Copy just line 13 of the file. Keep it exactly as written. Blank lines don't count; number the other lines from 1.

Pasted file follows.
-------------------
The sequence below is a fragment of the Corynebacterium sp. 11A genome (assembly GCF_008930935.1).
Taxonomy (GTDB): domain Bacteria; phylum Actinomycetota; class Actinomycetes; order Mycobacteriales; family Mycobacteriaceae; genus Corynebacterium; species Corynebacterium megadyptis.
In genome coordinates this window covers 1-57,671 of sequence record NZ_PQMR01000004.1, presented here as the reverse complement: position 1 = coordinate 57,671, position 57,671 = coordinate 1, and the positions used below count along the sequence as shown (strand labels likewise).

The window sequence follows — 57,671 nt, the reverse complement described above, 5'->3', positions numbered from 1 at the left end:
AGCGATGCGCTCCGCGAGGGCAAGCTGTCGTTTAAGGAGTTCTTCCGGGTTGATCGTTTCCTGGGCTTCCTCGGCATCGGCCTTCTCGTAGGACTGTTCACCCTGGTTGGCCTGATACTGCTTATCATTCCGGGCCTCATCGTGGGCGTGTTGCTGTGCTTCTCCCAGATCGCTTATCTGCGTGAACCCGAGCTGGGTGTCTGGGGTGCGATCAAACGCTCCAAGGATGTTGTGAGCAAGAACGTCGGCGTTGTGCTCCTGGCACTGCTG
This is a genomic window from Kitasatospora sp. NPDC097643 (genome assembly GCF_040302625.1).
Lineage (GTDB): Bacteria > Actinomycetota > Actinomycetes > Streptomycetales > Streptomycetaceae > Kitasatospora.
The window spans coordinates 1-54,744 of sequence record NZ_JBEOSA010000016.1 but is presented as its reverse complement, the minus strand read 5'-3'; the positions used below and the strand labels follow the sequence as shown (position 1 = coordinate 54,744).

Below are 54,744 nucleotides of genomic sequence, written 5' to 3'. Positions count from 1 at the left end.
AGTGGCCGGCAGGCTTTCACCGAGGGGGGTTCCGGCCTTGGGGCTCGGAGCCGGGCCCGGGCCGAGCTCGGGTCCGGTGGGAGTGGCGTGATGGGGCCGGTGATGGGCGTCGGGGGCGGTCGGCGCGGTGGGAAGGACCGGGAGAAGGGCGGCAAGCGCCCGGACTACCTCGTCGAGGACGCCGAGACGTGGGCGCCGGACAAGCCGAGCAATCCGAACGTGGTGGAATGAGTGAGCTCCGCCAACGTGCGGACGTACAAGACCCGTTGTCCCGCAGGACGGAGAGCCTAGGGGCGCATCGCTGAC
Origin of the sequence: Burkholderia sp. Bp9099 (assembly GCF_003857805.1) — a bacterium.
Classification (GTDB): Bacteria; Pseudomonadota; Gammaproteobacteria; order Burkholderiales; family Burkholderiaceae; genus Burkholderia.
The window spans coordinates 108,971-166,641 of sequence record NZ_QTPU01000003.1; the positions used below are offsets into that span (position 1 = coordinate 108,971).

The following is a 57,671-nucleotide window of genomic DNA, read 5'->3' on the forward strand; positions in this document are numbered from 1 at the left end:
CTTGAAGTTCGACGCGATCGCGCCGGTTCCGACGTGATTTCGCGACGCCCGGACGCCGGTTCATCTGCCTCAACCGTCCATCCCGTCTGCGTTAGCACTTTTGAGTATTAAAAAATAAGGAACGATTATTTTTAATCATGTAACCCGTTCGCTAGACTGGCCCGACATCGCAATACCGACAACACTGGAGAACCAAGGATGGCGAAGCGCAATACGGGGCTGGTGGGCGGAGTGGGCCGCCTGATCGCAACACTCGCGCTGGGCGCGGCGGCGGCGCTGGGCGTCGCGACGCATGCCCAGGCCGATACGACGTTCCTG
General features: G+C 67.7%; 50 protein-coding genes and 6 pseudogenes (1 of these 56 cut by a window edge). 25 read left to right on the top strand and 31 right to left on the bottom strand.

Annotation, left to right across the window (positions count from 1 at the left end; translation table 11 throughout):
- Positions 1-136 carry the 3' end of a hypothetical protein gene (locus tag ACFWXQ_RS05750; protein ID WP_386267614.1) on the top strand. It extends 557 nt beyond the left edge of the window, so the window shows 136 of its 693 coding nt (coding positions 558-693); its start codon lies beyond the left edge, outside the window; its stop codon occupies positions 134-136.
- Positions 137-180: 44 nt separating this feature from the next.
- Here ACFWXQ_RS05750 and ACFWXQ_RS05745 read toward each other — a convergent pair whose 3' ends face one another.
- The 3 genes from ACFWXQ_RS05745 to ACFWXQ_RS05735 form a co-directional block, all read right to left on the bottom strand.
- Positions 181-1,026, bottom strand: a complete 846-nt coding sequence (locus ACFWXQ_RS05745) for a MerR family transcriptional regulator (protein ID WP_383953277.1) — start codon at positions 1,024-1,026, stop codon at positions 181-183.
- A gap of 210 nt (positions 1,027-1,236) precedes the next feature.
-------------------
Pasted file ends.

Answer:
The window spans coordinates 108,971-166,641 of sequence record NZ_QTPU01000003.1; the positions used below are offsets into that span (position 1 = coordinate 108,971).